WAR IN CHINA (1930-1945)

 


WAR IN CHINA (1930-1945)


If the wars taking place in China over this period and generally not well known, even less well known are the films they inspired. This spotlight focusses on three specific wars: the Civil War, the Sino-Japanese War and the Second World War. The Civil War, taking place between 1927 and 1949 (with a respite between 1940 and 1945), was fought between the Kuomintang Nationalist Party led by Chiang Kai-Check and the Communist Party. It forms the backdrop to a film by Franck Capra, better known for his Utopian, political and social comedies (Mr Deeds Goes To Town, Mr Smith Goes to Washington and It’s a Wonderful Life to name a few) than for his historical works. Starring the dazzling Barbara Stanwyck, The Bitter Tea of General Yen (1932) is an exuberant Hollywood melodrama whose exploration of interracial love exhibits a frankness rare of its time. History is portrayed, if not completely accurately, at least in a manner that lends itself to cinema. Conversely, Chinese films City of Life and Death (2010) directed by Chuan Lu and Red Sorghum (1987) by Zhang Yimou are truer to reality and artistically less ambitious.

After invading Manchuria in 1931, the Japanese launched fresh attacks against China from 1937 onwards, marking the beginning of a war that would merge into the Second World War. The work of Chinese filmmaker Chuan Lu, impressive in its production and painstaking photography, provides a sorrowful portrayal of the Nankin massacre with an attention to detail and historical accuracy for which he was taken to task in his own country. Red Sorghum starring the filmmaker’s then wife Gong Li is the glorious portrayal of a resistance fighter during the Japanese invasion.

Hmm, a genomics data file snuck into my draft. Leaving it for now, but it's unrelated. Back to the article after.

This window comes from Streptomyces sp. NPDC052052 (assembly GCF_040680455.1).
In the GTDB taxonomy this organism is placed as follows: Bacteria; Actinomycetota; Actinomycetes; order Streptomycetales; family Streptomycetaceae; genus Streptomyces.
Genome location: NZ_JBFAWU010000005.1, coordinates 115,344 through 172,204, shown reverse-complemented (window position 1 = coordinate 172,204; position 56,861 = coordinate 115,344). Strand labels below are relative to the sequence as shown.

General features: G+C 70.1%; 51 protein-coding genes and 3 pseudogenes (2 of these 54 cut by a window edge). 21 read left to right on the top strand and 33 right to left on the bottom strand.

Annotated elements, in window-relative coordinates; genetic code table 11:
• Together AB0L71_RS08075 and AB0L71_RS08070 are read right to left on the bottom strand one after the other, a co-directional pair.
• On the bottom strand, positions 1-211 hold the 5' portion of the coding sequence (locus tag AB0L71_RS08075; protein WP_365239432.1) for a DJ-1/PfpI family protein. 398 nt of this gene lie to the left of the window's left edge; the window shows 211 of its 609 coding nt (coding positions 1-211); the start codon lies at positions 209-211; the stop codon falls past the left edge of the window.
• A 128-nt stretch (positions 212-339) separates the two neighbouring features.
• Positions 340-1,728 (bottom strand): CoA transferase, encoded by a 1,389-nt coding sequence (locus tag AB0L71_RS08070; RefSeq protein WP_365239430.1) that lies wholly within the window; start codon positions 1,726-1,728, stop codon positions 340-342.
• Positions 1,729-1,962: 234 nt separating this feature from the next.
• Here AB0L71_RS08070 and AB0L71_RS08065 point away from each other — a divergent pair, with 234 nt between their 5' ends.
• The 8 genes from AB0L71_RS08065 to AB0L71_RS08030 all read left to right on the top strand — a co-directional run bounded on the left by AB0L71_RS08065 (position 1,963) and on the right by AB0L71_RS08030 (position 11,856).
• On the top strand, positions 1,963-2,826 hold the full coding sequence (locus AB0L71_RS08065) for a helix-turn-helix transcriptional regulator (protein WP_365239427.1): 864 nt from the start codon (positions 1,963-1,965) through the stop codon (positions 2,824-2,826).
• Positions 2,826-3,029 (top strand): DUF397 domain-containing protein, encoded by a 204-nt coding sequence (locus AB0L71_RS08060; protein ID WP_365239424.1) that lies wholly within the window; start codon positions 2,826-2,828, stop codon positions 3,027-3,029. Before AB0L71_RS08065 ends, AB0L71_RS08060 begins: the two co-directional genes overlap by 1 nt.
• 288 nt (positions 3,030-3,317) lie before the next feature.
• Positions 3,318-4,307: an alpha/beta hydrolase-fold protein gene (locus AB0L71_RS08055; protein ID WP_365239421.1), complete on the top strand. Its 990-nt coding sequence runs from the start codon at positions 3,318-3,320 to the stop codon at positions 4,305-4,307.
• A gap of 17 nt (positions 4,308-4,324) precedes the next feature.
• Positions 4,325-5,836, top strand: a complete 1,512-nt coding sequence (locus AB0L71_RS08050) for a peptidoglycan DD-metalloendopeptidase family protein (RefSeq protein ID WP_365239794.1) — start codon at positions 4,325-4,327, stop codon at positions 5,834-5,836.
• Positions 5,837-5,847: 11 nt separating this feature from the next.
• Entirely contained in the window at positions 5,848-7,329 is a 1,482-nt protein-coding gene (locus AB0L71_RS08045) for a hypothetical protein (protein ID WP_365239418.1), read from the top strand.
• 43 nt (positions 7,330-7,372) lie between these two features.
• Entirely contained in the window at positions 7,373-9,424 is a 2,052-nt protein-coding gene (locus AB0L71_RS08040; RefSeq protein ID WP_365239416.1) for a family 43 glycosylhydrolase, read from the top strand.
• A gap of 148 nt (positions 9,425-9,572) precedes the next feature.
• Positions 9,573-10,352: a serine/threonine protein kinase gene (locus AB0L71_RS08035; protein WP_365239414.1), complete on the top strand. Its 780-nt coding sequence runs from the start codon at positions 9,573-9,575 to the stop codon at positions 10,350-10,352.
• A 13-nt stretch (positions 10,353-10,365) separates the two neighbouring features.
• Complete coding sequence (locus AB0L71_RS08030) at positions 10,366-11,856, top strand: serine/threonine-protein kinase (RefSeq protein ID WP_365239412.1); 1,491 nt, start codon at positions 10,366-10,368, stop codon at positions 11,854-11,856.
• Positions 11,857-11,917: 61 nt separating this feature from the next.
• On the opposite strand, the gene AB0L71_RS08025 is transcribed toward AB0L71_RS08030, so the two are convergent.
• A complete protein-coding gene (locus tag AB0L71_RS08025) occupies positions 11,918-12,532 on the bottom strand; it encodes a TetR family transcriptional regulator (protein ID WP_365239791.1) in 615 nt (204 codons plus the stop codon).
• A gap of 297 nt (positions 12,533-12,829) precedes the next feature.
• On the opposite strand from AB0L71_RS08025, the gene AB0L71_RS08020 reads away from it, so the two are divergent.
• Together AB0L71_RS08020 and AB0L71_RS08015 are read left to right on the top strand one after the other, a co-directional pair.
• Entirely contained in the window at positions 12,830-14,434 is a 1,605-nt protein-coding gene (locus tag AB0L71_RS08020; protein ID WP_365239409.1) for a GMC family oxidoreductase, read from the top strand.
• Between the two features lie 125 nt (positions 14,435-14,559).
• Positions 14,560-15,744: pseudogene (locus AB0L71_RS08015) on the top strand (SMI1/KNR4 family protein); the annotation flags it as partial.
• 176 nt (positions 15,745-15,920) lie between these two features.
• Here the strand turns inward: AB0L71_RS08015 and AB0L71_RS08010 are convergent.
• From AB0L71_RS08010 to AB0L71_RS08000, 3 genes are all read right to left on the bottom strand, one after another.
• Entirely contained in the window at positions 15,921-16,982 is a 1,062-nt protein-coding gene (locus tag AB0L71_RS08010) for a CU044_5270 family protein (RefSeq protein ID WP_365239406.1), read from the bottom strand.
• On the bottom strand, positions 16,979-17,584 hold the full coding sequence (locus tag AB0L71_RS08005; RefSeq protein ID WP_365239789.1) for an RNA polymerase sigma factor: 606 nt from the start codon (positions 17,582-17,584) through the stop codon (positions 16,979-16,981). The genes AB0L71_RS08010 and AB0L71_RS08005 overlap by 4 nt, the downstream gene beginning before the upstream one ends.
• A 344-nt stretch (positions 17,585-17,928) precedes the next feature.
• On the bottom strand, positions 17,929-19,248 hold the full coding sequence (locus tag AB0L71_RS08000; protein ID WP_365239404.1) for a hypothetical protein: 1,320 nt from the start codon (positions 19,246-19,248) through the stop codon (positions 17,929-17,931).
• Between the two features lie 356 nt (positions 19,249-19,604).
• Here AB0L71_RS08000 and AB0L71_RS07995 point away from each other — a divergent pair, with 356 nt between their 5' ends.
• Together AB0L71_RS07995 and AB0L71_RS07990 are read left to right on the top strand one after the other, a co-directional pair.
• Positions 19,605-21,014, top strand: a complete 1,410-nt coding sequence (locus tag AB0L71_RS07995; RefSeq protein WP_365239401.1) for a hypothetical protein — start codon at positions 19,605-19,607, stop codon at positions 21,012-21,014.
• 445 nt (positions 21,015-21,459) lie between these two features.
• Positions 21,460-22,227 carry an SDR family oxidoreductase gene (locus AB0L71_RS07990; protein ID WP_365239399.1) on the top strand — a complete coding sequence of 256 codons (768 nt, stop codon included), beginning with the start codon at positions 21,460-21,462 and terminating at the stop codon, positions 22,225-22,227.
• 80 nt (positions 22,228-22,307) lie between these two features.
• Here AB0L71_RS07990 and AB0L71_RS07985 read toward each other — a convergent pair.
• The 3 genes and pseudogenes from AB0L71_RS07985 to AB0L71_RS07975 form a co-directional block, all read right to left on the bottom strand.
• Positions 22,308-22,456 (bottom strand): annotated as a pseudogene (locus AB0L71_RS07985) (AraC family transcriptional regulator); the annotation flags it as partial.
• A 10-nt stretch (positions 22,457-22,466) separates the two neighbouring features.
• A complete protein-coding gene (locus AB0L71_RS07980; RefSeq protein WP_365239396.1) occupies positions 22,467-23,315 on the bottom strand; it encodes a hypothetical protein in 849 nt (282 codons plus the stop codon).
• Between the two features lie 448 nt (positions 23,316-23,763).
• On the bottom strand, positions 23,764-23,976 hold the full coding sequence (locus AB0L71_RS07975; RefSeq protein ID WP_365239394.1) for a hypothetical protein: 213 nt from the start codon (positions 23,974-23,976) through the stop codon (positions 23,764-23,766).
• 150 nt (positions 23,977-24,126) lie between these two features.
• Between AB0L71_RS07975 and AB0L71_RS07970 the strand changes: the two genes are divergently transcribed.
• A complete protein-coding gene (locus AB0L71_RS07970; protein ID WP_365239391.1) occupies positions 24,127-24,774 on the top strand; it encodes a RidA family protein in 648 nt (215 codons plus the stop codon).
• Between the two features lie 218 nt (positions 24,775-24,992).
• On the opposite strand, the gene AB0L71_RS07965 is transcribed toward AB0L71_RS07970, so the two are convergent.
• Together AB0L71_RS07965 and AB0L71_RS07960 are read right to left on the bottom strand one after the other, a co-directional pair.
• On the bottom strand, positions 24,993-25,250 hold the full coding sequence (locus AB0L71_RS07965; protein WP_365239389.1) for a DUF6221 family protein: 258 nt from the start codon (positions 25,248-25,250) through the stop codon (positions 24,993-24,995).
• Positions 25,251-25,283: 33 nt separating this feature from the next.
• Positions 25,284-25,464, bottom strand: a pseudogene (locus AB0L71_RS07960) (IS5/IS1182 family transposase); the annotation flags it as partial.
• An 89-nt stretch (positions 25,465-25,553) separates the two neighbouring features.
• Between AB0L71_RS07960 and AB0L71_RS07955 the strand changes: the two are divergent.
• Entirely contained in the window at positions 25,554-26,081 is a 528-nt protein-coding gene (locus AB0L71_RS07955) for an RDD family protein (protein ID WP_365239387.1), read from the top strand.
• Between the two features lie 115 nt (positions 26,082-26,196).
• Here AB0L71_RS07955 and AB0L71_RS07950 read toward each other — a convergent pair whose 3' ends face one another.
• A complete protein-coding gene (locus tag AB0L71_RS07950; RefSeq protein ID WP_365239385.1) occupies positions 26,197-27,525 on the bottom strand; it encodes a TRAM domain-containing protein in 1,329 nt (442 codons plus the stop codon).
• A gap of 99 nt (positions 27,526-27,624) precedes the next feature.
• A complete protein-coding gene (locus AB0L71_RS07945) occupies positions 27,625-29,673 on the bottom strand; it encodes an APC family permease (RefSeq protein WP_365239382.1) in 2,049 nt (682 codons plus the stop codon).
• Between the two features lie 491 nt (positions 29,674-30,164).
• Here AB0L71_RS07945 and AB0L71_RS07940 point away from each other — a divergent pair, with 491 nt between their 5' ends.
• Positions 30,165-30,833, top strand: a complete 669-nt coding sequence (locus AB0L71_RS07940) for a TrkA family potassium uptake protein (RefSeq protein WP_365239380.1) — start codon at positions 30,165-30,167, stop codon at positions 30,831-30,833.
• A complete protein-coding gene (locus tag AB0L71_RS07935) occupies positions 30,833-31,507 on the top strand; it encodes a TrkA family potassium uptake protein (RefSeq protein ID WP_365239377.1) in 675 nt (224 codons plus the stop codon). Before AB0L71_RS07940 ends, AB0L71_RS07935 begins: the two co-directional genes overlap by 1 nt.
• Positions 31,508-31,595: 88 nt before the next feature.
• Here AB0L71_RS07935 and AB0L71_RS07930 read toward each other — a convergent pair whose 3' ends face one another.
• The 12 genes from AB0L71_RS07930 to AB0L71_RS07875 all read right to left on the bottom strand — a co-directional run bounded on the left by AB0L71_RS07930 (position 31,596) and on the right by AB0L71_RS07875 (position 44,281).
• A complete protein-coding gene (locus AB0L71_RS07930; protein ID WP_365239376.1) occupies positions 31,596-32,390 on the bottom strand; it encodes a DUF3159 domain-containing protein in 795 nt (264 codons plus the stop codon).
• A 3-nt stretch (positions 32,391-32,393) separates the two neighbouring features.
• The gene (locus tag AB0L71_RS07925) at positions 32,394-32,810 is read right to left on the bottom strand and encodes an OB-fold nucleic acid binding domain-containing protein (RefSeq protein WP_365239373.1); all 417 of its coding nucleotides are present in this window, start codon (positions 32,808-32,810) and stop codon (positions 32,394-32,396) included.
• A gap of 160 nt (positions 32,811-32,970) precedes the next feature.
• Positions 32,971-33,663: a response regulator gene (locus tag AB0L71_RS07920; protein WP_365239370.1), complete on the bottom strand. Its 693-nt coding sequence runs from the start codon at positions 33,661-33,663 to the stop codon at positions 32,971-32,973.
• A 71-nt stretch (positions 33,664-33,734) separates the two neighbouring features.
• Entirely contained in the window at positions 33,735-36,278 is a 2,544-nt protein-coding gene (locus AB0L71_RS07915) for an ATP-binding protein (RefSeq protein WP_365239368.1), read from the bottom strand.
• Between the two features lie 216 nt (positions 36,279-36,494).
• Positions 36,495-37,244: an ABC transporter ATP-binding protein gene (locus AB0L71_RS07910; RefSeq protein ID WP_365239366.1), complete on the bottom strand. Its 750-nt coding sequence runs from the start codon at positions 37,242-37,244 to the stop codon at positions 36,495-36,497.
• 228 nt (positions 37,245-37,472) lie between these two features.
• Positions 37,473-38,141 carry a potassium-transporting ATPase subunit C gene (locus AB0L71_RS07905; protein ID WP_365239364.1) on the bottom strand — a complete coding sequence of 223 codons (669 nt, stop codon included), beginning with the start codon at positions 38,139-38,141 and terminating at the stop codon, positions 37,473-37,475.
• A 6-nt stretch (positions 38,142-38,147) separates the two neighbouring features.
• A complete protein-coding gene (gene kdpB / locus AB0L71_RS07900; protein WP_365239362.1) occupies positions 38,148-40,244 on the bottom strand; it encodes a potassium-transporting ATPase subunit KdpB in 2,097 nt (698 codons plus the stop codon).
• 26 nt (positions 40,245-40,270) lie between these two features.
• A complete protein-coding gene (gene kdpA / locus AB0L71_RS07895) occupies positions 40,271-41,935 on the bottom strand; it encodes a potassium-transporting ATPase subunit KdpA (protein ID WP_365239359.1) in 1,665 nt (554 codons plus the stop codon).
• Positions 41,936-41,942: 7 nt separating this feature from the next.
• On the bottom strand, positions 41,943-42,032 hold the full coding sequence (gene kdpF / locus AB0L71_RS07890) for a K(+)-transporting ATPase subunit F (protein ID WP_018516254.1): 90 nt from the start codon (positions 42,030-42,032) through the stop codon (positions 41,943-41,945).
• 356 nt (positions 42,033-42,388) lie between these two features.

Spielberg concludes this harrowing period in China’s history with Empire of the Sun, an ambitious docudrama portraying a child (the young Christian Bale) who was separated from his parents (an issue close to the filmmaker’s heart) following the Japanese invasion of Shanghai in 1941. Notable cast members include John Malkovitch.
Whether American or Chinese, all of these films, diverse as they are in their technique and perspective, examine the haunting feeling of disbelief and injustice of those whose life is overturned when their country is suddenly invaded.

- Olivier Broche

 


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the films


THE BITTER TEA OF GENERAL YEN
, Franck Capra (1993) – United States

EMPIRE OF THE SUN,
Steven Spielberg (1988) United States

RED SORGHUM (HONG GAO LIANG RED SORGHUM)
, Zhang Yimou (1987) – China

CITY OF LIFE AND DEATH,
Chan Wu (2010) – China


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